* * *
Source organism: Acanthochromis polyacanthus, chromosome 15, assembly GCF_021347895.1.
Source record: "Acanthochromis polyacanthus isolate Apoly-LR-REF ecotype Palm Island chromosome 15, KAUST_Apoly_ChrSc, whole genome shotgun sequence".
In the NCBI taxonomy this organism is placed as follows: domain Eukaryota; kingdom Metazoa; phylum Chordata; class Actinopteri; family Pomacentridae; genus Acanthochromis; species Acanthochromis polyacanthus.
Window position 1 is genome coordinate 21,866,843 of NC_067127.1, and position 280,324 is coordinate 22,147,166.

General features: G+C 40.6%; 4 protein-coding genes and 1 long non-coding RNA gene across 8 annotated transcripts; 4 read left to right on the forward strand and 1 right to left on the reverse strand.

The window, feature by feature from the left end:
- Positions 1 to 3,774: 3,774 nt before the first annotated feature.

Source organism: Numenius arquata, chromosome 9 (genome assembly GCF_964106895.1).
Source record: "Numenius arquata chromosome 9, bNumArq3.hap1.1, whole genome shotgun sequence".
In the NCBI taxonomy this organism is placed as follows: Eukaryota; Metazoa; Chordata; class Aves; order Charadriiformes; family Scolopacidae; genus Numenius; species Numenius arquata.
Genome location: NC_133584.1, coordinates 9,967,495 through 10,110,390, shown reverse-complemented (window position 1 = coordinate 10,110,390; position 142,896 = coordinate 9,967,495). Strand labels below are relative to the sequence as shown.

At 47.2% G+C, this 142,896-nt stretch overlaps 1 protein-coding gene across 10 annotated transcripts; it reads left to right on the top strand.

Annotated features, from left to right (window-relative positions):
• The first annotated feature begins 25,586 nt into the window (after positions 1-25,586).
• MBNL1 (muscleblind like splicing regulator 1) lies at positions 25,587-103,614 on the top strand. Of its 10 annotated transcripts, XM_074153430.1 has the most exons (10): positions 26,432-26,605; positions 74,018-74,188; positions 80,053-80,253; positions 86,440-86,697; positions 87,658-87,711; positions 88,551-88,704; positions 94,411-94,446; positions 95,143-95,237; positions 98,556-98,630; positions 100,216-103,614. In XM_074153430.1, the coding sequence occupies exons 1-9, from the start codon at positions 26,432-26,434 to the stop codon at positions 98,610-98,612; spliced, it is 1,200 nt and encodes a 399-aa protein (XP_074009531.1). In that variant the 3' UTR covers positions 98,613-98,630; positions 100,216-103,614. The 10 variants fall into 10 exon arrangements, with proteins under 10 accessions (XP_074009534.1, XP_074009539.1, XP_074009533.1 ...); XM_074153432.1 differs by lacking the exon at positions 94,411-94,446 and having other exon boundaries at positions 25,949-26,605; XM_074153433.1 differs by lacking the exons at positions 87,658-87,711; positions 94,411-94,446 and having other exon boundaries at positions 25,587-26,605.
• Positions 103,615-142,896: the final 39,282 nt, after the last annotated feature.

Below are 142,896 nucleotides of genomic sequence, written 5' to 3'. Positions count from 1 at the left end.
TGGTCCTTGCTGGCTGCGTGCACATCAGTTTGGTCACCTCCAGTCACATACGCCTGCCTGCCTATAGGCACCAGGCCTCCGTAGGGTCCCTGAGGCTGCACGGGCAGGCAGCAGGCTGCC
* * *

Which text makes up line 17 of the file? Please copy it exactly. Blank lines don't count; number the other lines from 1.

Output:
Below are 142,896 nucleotides of genomic sequence, written 5' to 3'. Positions count from 1 at the left end.